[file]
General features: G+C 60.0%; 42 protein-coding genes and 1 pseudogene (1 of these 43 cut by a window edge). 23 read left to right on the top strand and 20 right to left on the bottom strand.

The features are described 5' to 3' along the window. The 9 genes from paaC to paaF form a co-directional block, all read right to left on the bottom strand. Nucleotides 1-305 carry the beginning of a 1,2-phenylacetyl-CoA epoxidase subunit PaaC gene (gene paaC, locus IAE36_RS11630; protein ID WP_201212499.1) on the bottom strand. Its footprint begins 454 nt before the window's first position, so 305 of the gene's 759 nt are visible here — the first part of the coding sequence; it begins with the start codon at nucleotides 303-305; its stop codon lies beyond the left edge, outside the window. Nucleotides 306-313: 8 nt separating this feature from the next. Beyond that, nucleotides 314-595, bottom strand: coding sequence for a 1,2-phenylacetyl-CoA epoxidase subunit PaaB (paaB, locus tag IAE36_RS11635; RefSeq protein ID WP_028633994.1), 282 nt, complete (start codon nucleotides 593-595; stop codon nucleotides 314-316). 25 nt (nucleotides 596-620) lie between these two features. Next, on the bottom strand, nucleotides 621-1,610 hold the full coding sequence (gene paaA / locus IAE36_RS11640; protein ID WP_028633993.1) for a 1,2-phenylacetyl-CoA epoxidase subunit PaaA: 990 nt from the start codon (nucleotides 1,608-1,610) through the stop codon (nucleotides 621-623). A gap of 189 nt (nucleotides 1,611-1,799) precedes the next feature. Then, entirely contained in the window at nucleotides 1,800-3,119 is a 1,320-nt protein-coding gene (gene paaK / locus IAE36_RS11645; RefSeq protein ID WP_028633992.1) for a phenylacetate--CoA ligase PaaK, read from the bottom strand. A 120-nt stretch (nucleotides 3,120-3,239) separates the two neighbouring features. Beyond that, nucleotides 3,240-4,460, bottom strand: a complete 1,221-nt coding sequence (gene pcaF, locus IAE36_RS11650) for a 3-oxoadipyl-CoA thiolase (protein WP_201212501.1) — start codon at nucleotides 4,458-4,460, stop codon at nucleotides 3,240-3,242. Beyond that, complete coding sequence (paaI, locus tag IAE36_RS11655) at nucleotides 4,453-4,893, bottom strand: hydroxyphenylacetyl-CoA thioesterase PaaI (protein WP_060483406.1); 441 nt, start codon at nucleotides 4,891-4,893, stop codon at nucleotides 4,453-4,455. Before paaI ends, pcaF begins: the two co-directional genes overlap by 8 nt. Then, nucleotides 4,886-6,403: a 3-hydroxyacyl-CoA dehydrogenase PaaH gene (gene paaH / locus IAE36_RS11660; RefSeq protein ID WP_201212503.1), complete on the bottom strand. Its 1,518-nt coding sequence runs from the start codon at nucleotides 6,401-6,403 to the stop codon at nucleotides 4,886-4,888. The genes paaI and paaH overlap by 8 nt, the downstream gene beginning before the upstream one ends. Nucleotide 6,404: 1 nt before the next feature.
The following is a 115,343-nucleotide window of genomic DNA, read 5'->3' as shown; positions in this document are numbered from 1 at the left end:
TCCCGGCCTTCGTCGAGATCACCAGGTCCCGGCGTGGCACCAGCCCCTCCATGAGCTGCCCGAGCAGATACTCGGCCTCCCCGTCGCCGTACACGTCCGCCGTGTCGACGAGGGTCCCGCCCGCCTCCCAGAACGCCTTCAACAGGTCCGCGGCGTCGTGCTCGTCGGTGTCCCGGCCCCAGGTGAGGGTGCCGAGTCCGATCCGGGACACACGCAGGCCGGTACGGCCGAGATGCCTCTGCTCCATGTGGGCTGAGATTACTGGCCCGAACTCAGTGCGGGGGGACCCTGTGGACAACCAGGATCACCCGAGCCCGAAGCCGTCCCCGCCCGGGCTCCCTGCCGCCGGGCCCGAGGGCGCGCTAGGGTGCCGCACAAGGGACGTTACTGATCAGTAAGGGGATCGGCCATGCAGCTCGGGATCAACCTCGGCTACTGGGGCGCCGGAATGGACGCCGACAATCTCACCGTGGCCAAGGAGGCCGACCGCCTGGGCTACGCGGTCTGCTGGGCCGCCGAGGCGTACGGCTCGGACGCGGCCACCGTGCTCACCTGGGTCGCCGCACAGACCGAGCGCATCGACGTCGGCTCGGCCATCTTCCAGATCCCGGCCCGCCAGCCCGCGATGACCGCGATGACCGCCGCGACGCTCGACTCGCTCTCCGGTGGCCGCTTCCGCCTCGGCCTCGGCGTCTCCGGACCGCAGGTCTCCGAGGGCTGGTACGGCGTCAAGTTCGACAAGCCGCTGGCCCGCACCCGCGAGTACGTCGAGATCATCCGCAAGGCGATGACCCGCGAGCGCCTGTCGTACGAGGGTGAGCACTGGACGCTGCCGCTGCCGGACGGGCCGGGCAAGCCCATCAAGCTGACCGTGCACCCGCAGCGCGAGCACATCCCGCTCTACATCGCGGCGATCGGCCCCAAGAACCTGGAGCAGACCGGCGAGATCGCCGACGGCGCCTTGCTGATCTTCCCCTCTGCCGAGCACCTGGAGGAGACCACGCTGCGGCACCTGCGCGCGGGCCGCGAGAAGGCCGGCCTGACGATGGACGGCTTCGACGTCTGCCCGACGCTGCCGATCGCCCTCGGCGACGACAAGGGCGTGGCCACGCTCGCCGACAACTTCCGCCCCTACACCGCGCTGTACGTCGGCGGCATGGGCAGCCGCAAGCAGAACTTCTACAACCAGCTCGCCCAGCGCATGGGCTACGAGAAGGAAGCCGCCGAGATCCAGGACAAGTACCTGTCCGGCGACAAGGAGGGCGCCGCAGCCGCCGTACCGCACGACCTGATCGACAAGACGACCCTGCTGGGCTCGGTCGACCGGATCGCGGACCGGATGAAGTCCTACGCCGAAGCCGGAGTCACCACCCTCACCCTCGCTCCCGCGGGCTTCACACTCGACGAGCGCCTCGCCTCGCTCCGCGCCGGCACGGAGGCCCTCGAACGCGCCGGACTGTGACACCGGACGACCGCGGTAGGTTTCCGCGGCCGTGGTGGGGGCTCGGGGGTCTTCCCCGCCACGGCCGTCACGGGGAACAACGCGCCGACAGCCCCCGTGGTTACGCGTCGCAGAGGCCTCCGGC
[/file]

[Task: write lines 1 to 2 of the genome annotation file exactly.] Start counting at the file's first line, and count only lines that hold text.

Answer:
General features: G+C 60.0%; 42 protein-coding genes and 1 pseudogene (1 of these 43 cut by a window edge). 23 read left to right on the top strand and 20 right to left on the bottom strand.

The features are described 5' to 3' along the window. The 9 genes from paaC to paaF form a co-directional block, all read right to left on the bottom strand. Nucleotides 1-305 carry the beginning of a 1,2-phenylacetyl-CoA epoxidase subunit PaaC gene (gene paaC, locus IAE36_RS11630; protein ID WP_201212499.1) on the bottom strand. Its footprint begins 454 nt before the window's first position, so 305 of the gene's 759 nt are visible here — the first part of the coding sequence; it begins with the start codon at nucleotides 303-305; its stop codon lies beyond the left edge, outside the window. Nucleotides 306-313: 8 nt separating this feature from the next. Beyond that, nucleotides 314-595, bottom strand: coding sequence for a 1,2-phenylacetyl-CoA epoxidase subunit PaaB (paaB, locus tag IAE36_RS11635; RefSeq protein ID WP_028633994.1), 282 nt, complete (start codon nucleotides 593-595; stop codon nucleotides 314-316). 25 nt (nucleotides 596-620) lie between these two features. Next, on the bottom strand, nucleotides 621-1,610 hold the full coding sequence (gene paaA / locus IAE36_RS11640; protein ID WP_028633993.1) for a 1,2-phenylacetyl-CoA epoxidase subunit PaaA: 990 nt from the start codon (nucleotides 1,608-1,610) through the stop codon (nucleotides 621-623). A gap of 189 nt (nucleotides 1,611-1,799) precedes the next feature. Then, entirely contained in the window at nucleotides 1,800-3,119 is a 1,320-nt protein-coding gene (gene paaK / locus IAE36_RS11645; RefSeq protein ID WP_028633992.1) for a phenylacetate--CoA ligase PaaK, read from the bottom strand. A 120-nt stretch (nucleotides 3,120-3,239) separates the two neighbouring features. Beyond that, nucleotides 3,240-4,460, bottom strand: a complete 1,221-nt coding sequence (gene pcaF, locus IAE36_RS11650) for a 3-oxoadipyl-CoA thiolase (protein WP_201212501.1) — start codon at nucleotides 4,458-4,460, stop codon at nucleotides 3,240-3,242. Beyond that, complete coding sequence (paaI, locus tag IAE36_RS11655) at nucleotides 4,453-4,893, bottom strand: hydroxyphenylacetyl-CoA thioesterase PaaI (protein WP_060483406.1); 441 nt, start codon at nucleotides 4,891-4,893, stop codon at nucleotides 4,453-4,455. Before paaI ends, pcaF begins: the two co-directional genes overlap by 8 nt. Then, nucleotides 4,886-6,403: a 3-hydroxyacyl-CoA dehydrogenase PaaH gene (gene paaH / locus IAE36_RS11660; RefSeq protein ID WP_201212503.1), complete on the bottom strand. Its 1,518-nt coding sequence runs from the start codon at nucleotides 6,401-6,403 to the stop codon at nucleotides 4,886-4,888. The genes paaI and paaH overlap by 8 nt, the downstream gene beginning before the upstream one ends. Nucleotide 6,404: 1 nt before the next feature.